Notes on Thalamic morphometric changes induced by first‐person action videogame training

By Davide Momi, Carmelo Smeralda, Giulia Sprugnoli, Francesco Neri, Simone Rossi, Alessandro Rossi, Giorgio Di Lorenzo, and Emiliano Santarnecchi

Video games have been shown to enhance selective attention abilities of players (Momi et al., 1181).

Neurological effects of video game play have been shown to be much more evident in players who play professionally (Momi et al., 1181). Counter Strike: Global Offensive players who underwent relatively intense, but short-lived practice were shown to have undergone structural changes in the brain, which lasted up to three months after practice (Momi et al., 1188). These changes were specifically identified with selective attention (Momi et al., 1188).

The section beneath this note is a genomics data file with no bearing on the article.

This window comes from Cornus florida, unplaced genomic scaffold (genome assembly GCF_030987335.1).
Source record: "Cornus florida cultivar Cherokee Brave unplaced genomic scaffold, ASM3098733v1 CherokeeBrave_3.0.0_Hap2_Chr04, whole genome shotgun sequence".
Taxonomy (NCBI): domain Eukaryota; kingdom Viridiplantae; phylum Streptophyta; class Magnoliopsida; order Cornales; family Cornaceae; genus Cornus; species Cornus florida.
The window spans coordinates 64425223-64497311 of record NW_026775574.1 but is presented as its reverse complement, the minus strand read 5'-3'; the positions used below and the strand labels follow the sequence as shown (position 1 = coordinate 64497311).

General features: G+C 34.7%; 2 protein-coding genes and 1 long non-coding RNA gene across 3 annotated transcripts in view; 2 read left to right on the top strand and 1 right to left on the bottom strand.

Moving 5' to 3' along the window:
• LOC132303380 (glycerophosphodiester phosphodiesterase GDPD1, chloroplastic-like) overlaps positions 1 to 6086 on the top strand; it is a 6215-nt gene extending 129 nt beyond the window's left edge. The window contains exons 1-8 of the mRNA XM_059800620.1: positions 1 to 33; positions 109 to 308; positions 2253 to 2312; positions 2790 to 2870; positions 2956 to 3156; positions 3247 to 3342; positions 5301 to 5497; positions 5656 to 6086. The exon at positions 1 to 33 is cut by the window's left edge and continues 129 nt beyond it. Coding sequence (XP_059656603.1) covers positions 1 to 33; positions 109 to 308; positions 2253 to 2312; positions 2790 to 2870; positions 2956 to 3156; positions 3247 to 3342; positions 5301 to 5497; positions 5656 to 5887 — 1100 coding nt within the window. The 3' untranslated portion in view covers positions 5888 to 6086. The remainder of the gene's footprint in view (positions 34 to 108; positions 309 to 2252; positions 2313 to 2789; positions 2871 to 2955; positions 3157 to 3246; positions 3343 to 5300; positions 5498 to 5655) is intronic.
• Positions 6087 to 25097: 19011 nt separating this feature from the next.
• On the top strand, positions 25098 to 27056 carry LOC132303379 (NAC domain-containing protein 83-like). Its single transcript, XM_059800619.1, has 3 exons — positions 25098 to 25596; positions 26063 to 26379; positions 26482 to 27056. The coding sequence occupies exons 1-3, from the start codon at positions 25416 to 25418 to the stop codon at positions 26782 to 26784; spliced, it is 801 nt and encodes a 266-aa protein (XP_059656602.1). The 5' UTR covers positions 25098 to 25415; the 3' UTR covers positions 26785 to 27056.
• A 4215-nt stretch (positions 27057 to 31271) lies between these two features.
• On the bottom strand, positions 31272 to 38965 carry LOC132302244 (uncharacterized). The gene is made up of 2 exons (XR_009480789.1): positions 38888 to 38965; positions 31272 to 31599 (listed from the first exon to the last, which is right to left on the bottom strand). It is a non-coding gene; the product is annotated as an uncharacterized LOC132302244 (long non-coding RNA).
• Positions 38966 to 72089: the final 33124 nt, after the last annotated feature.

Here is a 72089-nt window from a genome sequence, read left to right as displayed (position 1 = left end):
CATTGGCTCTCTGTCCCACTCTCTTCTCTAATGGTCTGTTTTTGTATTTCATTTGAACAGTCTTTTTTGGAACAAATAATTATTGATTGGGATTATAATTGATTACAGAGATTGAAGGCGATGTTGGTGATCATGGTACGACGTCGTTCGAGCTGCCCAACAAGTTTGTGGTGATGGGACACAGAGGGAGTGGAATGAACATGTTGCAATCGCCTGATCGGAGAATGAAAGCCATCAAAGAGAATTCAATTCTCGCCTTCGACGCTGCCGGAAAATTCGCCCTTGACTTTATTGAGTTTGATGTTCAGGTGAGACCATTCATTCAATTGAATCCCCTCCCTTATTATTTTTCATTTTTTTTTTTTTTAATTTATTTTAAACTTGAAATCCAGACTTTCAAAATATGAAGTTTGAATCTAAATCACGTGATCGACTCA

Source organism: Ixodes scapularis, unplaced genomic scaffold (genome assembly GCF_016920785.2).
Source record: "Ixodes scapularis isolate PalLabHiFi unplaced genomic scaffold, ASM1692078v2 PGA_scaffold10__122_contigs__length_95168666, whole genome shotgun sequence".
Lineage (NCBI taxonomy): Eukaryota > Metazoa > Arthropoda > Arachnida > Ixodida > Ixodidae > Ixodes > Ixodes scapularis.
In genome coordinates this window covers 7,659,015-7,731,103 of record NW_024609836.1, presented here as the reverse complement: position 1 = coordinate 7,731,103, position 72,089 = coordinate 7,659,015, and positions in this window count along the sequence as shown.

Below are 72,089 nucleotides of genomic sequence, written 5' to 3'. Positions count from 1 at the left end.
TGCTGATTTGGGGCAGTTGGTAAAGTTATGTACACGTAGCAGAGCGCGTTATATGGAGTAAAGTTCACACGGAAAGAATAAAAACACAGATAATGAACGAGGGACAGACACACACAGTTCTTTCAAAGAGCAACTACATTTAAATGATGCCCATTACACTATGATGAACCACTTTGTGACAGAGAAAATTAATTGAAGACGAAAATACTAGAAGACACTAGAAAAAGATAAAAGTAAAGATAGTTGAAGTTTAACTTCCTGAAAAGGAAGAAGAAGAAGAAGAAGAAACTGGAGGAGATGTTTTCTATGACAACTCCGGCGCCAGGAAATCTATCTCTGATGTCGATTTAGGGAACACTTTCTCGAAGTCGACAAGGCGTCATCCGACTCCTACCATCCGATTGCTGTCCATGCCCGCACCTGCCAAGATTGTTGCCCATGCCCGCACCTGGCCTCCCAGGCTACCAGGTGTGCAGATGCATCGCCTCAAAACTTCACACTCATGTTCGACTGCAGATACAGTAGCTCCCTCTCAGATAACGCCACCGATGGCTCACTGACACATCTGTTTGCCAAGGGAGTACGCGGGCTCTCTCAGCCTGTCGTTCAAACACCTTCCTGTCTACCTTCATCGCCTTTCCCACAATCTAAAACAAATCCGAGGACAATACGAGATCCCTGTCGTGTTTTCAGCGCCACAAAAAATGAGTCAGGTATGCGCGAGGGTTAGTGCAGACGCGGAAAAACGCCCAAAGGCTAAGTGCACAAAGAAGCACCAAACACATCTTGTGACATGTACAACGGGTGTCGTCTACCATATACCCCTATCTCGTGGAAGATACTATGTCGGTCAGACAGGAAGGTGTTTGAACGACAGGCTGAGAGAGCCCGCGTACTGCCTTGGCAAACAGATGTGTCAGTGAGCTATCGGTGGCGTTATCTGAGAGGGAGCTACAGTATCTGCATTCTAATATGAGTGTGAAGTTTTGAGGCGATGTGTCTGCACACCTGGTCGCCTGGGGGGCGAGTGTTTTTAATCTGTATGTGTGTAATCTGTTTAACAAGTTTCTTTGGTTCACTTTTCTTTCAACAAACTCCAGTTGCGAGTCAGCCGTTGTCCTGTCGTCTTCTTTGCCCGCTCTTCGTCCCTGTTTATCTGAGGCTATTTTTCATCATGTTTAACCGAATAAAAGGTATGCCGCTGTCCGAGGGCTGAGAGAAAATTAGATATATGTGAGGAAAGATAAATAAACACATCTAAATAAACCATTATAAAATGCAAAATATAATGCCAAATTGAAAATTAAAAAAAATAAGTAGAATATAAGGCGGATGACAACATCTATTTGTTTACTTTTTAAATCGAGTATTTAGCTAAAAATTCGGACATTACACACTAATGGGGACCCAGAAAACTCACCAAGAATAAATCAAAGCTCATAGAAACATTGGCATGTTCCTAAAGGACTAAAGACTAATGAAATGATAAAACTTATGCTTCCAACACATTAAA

Counter Strike players were positively correlated with reward-based action selection, spatial reference memory, reward prediction, and attention skills (Momi et al., 1189-1190). These same players were also more skilled at attentional blink and serial reaction time tasks (Momi et al., 1191).

Players were also more able to filter relevant information from irrelevant surroundings (Momi et al., 1191).

Momi, Davide, et al. “Thalamic Morphometric Changes Induced by First‐Person Action Videogame Training.” European Journal of Neuroscience, 2018, doi:10.1111/ejn.14272.

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